Advancing Journalism Innovation, One Fellowship at a Time

    by Meg Dalton
    April 17, 2015
    From 2013 to 2020, writer (and former Nieman visiting fellow) Paul Salopek is recreating the path of human migration, starting at humankind’s birthplace in Ethiopia and ending at the southern tip of South America.

    Paul Salopek traced the path of human migration. Hong Qu sorted fact from fiction. Jack Riley explored the stylish world of wearable technology. What will you do?

    From journalists and educators to technologists and coders, professionals from all walks of life can now improve the world of journalism thanks to the new Knight Visiting Nieman Fellowship. The John S. and James L. Knight Foundation recently announced $223,000 in support to the Nieman Foundation for Journalism at Harvard for this new program which offers short-term visiting fellowships to individuals interested in working on special research projects designed to advance journalism in some new way.

    “Great minds from all fields are needed to propose innovation. New ideas will allow journalism to find its best possible future in the 21st century.”

    “Great minds from all fields are needed to propose innovation,” said Eric Newton, the senior adviser to the president at the Knight Foundation. “New ideas will allow journalism to find its best possible future in the 21st century.”



    Newton said journalism faces many challenges but the most fundamental involves competition. It used to be that journalists competed with fellow journalists; now they compete against everyone. This shift from competition to a form of collaboration prompts journalists to engage with — and not just inform — people who were once their audience.

    A look at Hong Qu's Keepr

    A look at Hong Qu’s Keepr

    This engagement with the community, coupled with new tools and techniques, has divided journalists into two categories: those who engage and experiment, and those who don’t. The latter grew up in a steady world where the news changed, but not necessarily the way that news was reported. The former understands the new rhythm, spending equal parts of their day writing, researching, experimenting, engaging, and tweeting. The former is also the type of candidate Nieman hopes to attract with its visiting fellowship.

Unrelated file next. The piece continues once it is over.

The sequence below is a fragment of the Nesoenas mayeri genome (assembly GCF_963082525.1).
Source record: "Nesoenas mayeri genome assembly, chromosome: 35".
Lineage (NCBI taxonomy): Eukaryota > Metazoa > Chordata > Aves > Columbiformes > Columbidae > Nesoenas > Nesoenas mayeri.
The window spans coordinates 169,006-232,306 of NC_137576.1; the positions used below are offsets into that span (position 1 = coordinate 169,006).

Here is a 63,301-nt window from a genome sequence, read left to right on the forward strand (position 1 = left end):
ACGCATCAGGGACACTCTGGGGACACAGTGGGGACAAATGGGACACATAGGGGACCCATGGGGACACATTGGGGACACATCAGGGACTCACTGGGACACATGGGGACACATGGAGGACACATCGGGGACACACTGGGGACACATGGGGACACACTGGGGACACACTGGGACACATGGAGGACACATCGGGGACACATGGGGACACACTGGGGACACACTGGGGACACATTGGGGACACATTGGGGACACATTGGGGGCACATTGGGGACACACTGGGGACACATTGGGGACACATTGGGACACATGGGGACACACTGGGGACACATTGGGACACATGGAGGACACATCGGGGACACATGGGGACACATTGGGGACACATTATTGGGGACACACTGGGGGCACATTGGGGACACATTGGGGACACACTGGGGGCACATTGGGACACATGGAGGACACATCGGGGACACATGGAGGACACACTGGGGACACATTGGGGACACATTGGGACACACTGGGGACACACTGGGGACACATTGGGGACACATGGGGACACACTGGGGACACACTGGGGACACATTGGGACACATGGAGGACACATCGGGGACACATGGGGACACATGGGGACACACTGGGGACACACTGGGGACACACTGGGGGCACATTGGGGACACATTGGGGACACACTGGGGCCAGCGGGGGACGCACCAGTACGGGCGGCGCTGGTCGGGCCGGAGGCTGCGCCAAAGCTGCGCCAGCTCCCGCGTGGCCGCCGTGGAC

Nobody knows what will emerge in the next 1, 5, or 10 years. But, as Newton noted, journalists need to get involved in their own futures and associate themselves with non-journalists.

    “We don’t know where the next big breakthrough can come from. It’s really impossible to say, when you look at the past 20 years,” Newton said. “Things come from unlikely sources: economists, anthropologists, all types of people.”


    What started as an experiment in 2012 has now become an integral part of the Nieman program. Ann Marie Lipinski, curator of the Nieman Foundation, said the program’s expansion stems from its success over the last few years, starting with the inaugural fellow, Paul Salopek. His Out of Eden Walk received overwhelming support and enthusiasm from the Cambridge community, she said.

    For those who can’t commit to the full-time Nieman program, the visiting fellowship provides a unique opportunity to complete a project, recognizing that individual projects or ideas come from different industries. No matter their background, the program will bring a minimum of five fellows to Harvard each year, whether it be just for four weeks or the full twelve weeks.

    “It’s hard for people in newsrooms to get time to work on projects,” Lipinski said. “This fellowship offers the time and space for people to enhance journalism in meaningful ways.”

    Jack Riley's <a href="http://www.niemanlab.org/2015/03/the-next-stage-in-the-battle-for-our-attention-our-wrists/">report</a> on wearable technology.

    Jack Riley’s report on wearable technology.

    Visiting fellows will work alongside traditional Nieman Fellows who spend the entire academic year at Harvard. Coming from the United States and abroad, they will have access to the extensive intellectual resources at Harvard and MIT, and throughout Cambridge, including local scholars, research centers and libraries. Unlike the traditional Nieman Foundation fellows, the visiting fellows come to Harvard with a concrete idea to advance journalism. Whereas the full-time fellowship invests in individuals as leaders, the visiting fellowship invests in individual projects. With such a robust network at fellows’ fingertips, there will be fertile ground for new ideas and new solutions.

    “We need to try new things; staying the same isn’t a sensible strategy,” Newton said.

    Applications for the next class of visiting fellows will be available this summer.

    Meg Dalton (@megdalts) is the associate editor of PBS MediaShift and Idea Lab.

    Tagged: citizen journalism collaboration fellowship innovation journalism knight foundation nieman journalism lab technology

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